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PostPosted: Tue Jan 29, 2008 10:49 am 
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Pup_Tentacle wrote:
I watched about 15 minutes of it and got tired of hearing the same old stuff. Why dont they just record his speeches on tape? Then he could just stand up there, open his mouth, and press play!


I think they've already been doing that.... :mrgreen:

But seriously, I'm in the same boat as Cal. Just can't stand to watch Bush.

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PostPosted: Tue Jan 29, 2008 11:23 am 
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In his final State of the Union address on Monday night, President George Bush made it clear that he is not going to coast in his final 11 months in office, issuing challenges to Congress to pass an economic stimulus package, make his tax cuts permanent, keep funding the war in Iraq and focus on the "unfinished business" that lies ahead.

But he also didn't offer up many new ideas, and for the man who five years ago spoke of an "axis of evil" and used previous addresses to announce his intentions of going to war in Iraq and to rattle his saber at terrorists threatening America's security, it was an uncharacteristically tempered speech that sometimes felt like a soft-focus highlight reel of his seven years in office. He gave his speech in front of a clearly divided, partisan-minded Congress, including at least two bitter Democratic presidential rivals who are eagerly looking forward to the end of his term, but who pointedly avoided looking at each other.

The first half of the 53-minute speech focused mainly on an economy Bush said is "undergoing a period of uncertainty." The frank assessment of the recent meltdown in the nation's housing and financial markets led to a call for the quick passage of a $153 billion economic stimulus package, which Bush warned Congress to avoid loading up with unnecessary changes that could "delay or derail it."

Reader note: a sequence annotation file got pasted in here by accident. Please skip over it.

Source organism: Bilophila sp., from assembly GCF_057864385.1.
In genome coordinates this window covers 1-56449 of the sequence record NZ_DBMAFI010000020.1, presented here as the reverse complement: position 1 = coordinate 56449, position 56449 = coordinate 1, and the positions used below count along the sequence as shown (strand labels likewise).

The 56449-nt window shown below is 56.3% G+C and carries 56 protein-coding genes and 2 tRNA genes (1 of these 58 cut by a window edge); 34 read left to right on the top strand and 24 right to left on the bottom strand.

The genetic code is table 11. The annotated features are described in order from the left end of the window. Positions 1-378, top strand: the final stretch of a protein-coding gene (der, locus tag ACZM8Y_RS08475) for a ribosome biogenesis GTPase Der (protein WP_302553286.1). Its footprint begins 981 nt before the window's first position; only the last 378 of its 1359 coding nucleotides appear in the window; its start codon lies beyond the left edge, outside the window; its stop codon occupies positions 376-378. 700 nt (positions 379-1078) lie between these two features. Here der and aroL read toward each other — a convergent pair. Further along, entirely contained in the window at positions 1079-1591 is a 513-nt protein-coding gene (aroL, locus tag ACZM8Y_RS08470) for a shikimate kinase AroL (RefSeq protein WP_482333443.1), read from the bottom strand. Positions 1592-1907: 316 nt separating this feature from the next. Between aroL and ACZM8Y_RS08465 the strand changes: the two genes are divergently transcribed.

"This is a good agreement that will keep our economy growing and our people working, and this Congress must pass it as soon as possible," he said.

Among the other modest economic proposals Bush put forward were:

» Making his tax cuts permanent. Bush warned that not doing so would result in a tax increase. "Some in Washington argue that letting tax relief expire is not a tax increase," he said. "Try explaining that to 116 million American taxpayers who would see their taxes rise by an average of $1,800. Others have said they would personally be happy to pay higher taxes. I welcome their enthusiasm. I'm pleased to report that the IRS accepts both checks and money orders."

» Passing legislation to end what he called a "bias in the tax code" against people who don't get health insurance through an employer.

» The reauthorization of the controversial No Child Left Behind education bill, whose results he said "no one can deny," as well as support for a new $300 million program called Pell Grants for Kids, which would allow low-income children to attend better schools.

As is typical in State of the Union addresses, Bush was interrupted repeatedly by applause, with many of his lines drawing standing ovations, though most were only from the Republican side of the room as many Democrats sat quietly with their hands clasped politely over copies of the address. The chilliness extended to one of the most commented-upon bits of offstage theater: seating arrangements that placed Democratic presidential contenders Senators Hillary Clinton and Barack Obama just a few seats away from each other. The rivals did not appear to make eye contact during the address, and at one point, Clinton leaned across Obama to shake hands with Senator Edward Kennedy — who had enthusiastically endorsed Obama earlier in the day — and Obama appeared to look the other way to avoid Clinton's gaze.